By YMCA of Greater Monmouth County
February is American Heart Month, and as a leading community-based organization committed to improving the nation’s health, the YMCA of Greater Monmouth County urges everyone in the community to get a blood pressure screening. High blood pressure is often referred to as “The Silent Killer” because there are typically no warning signs or symptoms.
Killing about one-in-four women, heart disease is the leading cause of death in the United States for men and women. High blood pressure, high LDL cholesterol, and smoking are key risk factors for heart disease. About half of Americans (49%) have at least one of these three risk factors. Several other medical conditions and lifestyle choices can also put people at a higher risk for heart disease, including diabetes, overweight and obesity, poor diet, physical inactivity and excessive alcohol use.
While high blood pressure and heart disease are serious conditions, the good news is that a healthy heart is an achievable goal through lifestyle changes. The Y offers the following tips to help families be heart healthy.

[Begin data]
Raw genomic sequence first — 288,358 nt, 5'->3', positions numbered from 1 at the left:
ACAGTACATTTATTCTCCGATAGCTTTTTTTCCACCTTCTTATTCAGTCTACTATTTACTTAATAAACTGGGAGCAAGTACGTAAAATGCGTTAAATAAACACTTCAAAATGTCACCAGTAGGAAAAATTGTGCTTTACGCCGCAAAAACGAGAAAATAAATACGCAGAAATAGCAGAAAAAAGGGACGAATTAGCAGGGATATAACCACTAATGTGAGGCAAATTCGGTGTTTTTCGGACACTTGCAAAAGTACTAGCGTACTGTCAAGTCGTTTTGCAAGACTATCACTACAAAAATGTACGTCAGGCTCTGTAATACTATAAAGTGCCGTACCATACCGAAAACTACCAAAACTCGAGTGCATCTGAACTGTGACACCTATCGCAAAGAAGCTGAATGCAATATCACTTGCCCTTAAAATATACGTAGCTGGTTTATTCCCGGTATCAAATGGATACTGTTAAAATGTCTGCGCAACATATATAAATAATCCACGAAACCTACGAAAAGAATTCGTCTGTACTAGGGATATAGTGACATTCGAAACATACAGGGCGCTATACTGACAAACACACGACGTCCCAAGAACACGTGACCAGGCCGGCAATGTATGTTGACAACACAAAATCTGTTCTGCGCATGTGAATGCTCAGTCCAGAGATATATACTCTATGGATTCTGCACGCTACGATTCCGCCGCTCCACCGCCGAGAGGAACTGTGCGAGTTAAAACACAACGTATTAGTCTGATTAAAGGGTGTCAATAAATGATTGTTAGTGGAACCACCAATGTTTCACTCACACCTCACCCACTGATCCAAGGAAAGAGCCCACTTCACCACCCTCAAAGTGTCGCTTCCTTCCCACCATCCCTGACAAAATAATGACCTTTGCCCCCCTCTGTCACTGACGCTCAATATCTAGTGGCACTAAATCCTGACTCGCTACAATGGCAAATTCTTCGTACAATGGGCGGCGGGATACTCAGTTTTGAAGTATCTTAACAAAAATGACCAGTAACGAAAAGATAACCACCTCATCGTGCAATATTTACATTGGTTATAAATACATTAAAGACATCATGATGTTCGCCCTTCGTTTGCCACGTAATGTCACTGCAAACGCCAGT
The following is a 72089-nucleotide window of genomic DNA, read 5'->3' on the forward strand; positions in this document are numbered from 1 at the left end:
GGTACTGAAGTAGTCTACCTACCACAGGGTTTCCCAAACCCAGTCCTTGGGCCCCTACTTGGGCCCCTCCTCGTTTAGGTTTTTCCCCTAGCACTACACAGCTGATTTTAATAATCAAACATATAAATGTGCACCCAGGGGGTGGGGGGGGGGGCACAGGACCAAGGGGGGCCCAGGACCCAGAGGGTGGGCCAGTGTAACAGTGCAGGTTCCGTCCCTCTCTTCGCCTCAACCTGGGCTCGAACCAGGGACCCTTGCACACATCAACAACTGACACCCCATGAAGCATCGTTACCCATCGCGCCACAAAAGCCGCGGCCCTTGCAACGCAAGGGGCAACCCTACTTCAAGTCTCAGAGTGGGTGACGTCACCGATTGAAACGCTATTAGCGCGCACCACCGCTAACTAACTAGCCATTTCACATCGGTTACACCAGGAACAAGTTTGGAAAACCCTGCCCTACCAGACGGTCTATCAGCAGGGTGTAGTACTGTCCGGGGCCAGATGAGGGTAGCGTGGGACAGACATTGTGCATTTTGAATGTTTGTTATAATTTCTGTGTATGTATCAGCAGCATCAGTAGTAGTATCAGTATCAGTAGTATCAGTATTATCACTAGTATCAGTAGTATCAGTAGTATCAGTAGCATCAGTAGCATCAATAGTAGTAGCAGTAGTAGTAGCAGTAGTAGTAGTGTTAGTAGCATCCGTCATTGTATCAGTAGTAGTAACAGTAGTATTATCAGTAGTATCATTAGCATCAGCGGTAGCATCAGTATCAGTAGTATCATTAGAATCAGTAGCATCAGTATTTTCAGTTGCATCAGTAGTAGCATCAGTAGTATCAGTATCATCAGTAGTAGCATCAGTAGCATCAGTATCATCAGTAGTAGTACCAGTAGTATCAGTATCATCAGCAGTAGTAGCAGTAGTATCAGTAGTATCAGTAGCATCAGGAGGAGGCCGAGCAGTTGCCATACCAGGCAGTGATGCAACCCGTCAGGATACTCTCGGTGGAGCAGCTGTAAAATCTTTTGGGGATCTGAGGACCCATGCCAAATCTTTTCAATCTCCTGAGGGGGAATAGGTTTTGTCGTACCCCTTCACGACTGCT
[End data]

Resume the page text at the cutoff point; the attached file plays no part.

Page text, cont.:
- Get Physical: Being physically active every day is fun and can improve the function of your heart.
- Take a Snooze: Lack of sleep can be associated with elevated cholesterol and blood pressure. Adults need at least seven, but no more than nine hours of sleep at night to aid with the prevention of heart disease. Children need 10-12 hours of sleep per night.
- Shape Up Those Recipes: Makeover your family’s favorite recipes by reducing the amount of salt and saturated fat and substituting a lower fat food without sacrificing tastes.
- Feeling the Pressure: Revised blood pressure guidelines from American Heart Association mean that nearly half of all Americans (46 percent) have high blood pressure. Lowering or maintaining normal blood pressure can greatly reduce your risk for heart disease and stroke. Start self-monitoring your blood pressure and know the numbers. Discuss the results with you doctor if needed.
For more information about membership and how the Y can help you stay heart healthy, visit www.ymcanj.org